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American by birth, Scandinavian by heritage

Bob Paulson`s most vivid memory of Scandinavia: The fjords-majestic mountains rising up from deep water. Bob Paulson went to Norway for five weeks in 1981 for his first book. His first visit to the fjords so impressed him that he dropped the magazine of his Hasselblad camera right into the water. He successfully retrieved it and later dried it with a hair dryer in his hotel room.

A Scandinavian Celebration
Collectively, the Minneapolis-based photographers have illustrated Nordic life and culture in both Scandinavia and their native Minnesota for over three-quarters of a century. Prominent citizens within the Scandinavian-American community, they`ve also been Norway`s official U.S. photographers on numerous occasions. Bob was the official photographer for the late Norwegian King Olav V during his visits to the U.S. between 1968 and 1987, and the father-son team was selected for King Harald and Queen Sonja`s visit in 1995. Bob was in Norway for the 1000th anniversary celebration of Olav Tryggvassons`s founding of Trondheim.
As their special bond with Norway suggests, the family`s Scandinavian roots can be traced to a farm called Mitling, not far from Trondheim. But the Paulsons` well over 60 trips to Scandinavia have taken them to every corner of the Nordic world. Along the way, an appreciation for all things Nordic has developed, ingrained with more than a little humility and respect for their fellow man and the scenic beauty captured in their photographs.
"In my photographic work, I work at drawing out the relationships between strong shapes and contrasting areas of light and dark," said the older Paulson when we met at the Paulstad studio in Minneapolis. "I always wanted to express the beauty of nature - I probably should have become an artist."
In fact, Bob Paulson also took up painting in watercolor early on. But it is his exceptional photography that has been recognized with numerous awards and featured in a number of solo exhibitions.
Both Bob and Loren have strong backgrounds in general photography, advertising, art and design. But it is their travels and work in Scandinavia, on location, that sets them apart.
Loren began following in his father`s footsteps while still in college. For his senior project at the University of Minnesota, he created a culturally inspired photographic collector`s calendar that is now a classic - it is sold across the U.S. in Finnish, Norwegian and Swedish versions and has become a fixture in more than 700,000 Scandinavian-American homes. This year marks the calendar`s 20th anniversary.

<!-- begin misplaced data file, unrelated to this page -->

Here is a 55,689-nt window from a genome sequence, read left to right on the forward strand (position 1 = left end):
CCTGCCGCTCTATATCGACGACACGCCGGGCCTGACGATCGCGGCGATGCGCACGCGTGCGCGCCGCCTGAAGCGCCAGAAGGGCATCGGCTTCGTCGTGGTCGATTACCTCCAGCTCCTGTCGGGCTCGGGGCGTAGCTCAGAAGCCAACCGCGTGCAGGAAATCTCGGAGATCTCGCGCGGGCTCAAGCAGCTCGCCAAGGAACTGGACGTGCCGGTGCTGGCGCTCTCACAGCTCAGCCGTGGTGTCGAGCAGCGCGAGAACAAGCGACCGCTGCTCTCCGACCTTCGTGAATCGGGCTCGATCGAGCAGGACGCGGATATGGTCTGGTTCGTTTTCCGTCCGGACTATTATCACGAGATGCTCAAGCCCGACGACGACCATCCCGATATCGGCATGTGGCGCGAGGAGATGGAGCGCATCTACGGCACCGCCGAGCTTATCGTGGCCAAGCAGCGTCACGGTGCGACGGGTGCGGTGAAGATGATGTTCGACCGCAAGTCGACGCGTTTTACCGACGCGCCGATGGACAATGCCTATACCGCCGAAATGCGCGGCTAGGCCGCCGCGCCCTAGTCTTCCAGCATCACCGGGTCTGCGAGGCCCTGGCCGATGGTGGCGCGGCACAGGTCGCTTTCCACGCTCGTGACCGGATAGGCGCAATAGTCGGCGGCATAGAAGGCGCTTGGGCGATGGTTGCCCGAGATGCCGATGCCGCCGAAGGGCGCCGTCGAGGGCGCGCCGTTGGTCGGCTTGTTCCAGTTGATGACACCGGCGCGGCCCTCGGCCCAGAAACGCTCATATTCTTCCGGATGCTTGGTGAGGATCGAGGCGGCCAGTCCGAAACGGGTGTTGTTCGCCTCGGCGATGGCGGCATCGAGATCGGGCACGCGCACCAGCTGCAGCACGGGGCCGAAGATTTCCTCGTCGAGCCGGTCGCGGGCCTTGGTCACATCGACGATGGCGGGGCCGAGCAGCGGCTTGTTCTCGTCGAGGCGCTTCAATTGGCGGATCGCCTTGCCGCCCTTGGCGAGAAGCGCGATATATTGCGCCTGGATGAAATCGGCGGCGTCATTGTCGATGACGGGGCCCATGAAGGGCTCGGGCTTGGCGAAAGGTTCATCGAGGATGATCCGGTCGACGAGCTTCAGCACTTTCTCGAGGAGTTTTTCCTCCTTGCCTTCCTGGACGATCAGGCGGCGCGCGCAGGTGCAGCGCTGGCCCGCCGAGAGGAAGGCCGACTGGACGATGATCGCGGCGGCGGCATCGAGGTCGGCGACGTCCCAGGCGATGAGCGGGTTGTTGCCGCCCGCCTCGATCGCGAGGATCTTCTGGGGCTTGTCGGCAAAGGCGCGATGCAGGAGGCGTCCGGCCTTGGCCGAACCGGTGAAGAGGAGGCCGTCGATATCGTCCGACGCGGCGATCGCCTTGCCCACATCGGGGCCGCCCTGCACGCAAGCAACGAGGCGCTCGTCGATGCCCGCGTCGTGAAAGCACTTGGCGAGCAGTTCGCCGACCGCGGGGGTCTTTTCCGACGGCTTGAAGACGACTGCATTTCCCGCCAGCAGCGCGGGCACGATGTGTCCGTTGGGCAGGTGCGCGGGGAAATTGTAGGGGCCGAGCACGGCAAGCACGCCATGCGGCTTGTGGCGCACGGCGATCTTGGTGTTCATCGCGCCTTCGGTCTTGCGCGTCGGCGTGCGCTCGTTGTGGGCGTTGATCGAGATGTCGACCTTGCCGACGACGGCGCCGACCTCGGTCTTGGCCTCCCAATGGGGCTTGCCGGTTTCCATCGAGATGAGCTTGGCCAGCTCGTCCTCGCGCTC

Loren also photographed the Lillehammer Olympics in 1994 and was official photographer for Crown Prince Hakon Magnus`s official state visit to Minneapolis in 1999.
The jointly owned Paulstad Communications, in addition to publishing the Paulsons` own works in the form of books and film, produces calendars, pictorial books and videos, and imports and exports books and other heritage items.
These talented Minnesotans have published and exhibited far more than can be shared in the limited space of this photo feature. We hope, however, that you enjoy this small sample of the father-son team`s photography since the 1950s.

Seize the moment
One of the few times Bob`s wife, Ruth, accompanied her husband on a photo trip to Scandinavia was when this photo was taken, in 1987. Summer days are long in northern Norway, and while waiting for the just right light for this photo, Bob forgot the time and got locked out of the hotel. Ruth Paulson has a vivid memory of Bob trying to get in well after midnight, eventually waking her by throwing gravel at her bedroom window.
(This photo is one of a series taken that night and part of the Paulsons` photographs for the 128-page coffee table book Norway, produced in collaboration with Graphic Arts Center Publishing Company, Portland, OR, 1988.)
An alumnus of Augsburg College, where his father was a professor, Bob Paulson also studied photography at Macalester College and the Minneapolis College of Art and Design.
Bob Paulson started as an "itinerant photographer" fresh out of college in 1950, and went on to become in-house photographer at Minnesota Moline before joining with a commercial photographer in downtown Minneapolis. What`s an itinerant photographer, you might ask? Before cameras became household items, photographers frequently traveled around to ply their services, often photographing children at schools or in their homes. It was a profession that meant long days on the road visiting new places, long days working the districts to solicit and perform the actual work, then long hours into the night developing proofs in the bathroom of a local motel.
"I remember one time, it was 30-below in Minneapolis in the winter of 1951, and my car, a 1940 Chevy with an under-seat heater, started in the morning in spite of the cold. But with not enough antifreeze, the hose for the heater had frozen, and the car got very cold. At 5:30 a.m., no gas stations were open, and I saw no lights. Minnesota was different then. Had to go fairly slow because the windshield was freezing up on me - I finally got so desperate I drove into a farmyard, knocked on a door in the dark. He didn`t know me from Adam, and of course I couldn`t speak, that`s how deep frozen I was. He let me in, gave me breakfast and let me heat up. I could have died that day."

On individual photographs
Portraits of people, capturing personalities, expressions and even nationalities have long been a passion for both generations Paulsons.
Bob loves water, streams, rivers - the impasse of water and mountains that are the fjords. As well as the beautiful forests of Sweden and Finland.
"All the Scandinavian countries are so neat, clean and organized. Denmark is very clean and neat. But it doesn`t stand out because there isn`t that much of it... it`s a small country and it`s harder to find a pretty picture. Doesn`t have the obvious contrasting elements of the other countries but is equally interesting for other reasons."
"I`d love to spend a whole year in Norway or Sweden to take pictures; they are so photographic. So many unusual things, mountains, fjords and forests."